|Abstract or Summary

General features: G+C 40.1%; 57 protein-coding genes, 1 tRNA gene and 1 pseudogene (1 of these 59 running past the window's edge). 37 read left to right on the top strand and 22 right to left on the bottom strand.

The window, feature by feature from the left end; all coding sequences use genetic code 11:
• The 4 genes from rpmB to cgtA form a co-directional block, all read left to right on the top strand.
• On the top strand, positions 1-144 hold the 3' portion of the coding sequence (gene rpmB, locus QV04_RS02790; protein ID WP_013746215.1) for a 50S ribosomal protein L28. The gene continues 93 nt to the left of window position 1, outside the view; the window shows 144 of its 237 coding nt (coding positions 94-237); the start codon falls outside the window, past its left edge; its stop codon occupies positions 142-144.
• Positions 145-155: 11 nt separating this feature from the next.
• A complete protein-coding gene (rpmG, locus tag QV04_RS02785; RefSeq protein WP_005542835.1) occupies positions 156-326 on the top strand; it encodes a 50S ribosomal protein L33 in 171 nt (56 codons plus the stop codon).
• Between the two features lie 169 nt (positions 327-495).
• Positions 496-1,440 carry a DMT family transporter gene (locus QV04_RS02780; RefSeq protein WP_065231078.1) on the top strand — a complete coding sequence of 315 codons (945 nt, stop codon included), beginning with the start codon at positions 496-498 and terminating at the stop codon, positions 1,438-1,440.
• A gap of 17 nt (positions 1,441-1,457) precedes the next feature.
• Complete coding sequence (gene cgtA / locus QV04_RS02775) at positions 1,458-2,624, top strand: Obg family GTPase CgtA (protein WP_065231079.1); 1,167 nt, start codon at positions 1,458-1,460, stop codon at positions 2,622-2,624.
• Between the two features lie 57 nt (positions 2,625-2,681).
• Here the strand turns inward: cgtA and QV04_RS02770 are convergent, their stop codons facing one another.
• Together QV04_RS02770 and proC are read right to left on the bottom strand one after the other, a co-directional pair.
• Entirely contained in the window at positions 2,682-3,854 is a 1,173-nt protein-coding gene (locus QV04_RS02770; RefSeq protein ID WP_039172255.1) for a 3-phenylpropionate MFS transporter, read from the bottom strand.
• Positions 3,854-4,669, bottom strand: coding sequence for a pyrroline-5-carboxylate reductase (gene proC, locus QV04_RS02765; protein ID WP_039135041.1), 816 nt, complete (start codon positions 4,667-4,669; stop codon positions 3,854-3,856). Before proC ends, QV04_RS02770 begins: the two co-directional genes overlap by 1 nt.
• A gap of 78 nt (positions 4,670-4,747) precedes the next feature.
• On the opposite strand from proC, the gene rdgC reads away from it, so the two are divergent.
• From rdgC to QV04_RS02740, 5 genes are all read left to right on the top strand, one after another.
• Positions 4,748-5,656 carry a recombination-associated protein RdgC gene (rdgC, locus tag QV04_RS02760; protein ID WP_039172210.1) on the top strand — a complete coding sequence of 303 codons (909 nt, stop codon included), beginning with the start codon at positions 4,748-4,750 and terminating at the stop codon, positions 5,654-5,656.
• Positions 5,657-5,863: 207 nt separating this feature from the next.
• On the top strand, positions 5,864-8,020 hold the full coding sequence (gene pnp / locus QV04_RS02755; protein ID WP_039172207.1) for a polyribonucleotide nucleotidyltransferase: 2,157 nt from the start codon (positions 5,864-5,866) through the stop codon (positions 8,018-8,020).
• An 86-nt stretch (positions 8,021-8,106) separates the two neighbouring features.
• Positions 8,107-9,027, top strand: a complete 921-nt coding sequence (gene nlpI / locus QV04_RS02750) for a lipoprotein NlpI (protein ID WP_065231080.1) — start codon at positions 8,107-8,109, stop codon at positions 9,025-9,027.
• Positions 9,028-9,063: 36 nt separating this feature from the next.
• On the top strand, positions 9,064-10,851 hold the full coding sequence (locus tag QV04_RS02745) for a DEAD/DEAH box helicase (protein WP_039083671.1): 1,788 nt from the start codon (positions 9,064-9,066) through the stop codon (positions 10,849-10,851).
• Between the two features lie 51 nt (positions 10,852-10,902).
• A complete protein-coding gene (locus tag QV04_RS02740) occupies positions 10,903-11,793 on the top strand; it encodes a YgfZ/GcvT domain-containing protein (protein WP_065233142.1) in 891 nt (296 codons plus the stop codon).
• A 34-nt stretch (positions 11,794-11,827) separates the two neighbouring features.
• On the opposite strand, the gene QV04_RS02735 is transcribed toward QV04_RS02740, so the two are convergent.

- Recent studies have found that equatorial Atlantic sea surface temperature (SST) variability may be influencing tropical Indian Ocean climate (Kucharski 2009, Wang 2009). Due to the economic and social impact of tropical cyclones, it is important to investigate how an Atlantic-Indian Ocean connection may be affecting tropical cyclone behavior in the southern Indian Ocean. In this study, the International Best Track Archive for Climate Stewardship (IBTrAC) tropical cyclone database is used to derive metrics of tropical cyclone behavior, which are then compared with indices of tropical Atlantic SST variability representing Atlantic Niño, and Benguela Niño events. Changes in tropical Atlantic SSTs are found to coincide with significant differences in tropical cyclone activity for portions of the southern Indian Ocean. In addition, for these same regions, tropical Atlantic SST variability is associated with changes in large-scale atmospheric conditions, including steering flow, low level vorticity, and humidity, typically associated with tropical cyclogenesis, and tropical cyclone track. The changes in steering flow related to both indices of Atlantic SST anomaly are reproduced by an atmospheric model. The changes in steering flow are also found to be linked to changes in TC translational velocity, and TC tracking. These findings indicate a possible link between tropical Atlantic conditions and cyclone activity in the Indian Ocean mediated through a teleconnection between tropical Atlantic SSTs and large scale atmospheric conditions over the southern Indian Ocean. The teleconnection related to the Benguela Niño region of SST variability was found to consist of a Rossby wave initiated off the coast of South America, and propagating into the Indian Ocean, thereby influencing several atmospheric variables, including steering flow. The teleconnection related to the Atlantic Niño region of SST variability was not well defined, although there was some evidence of a Walker circulation anomaly extending from the equatorial Atlantic over the continent of Africa, and influencing SIO steering flow.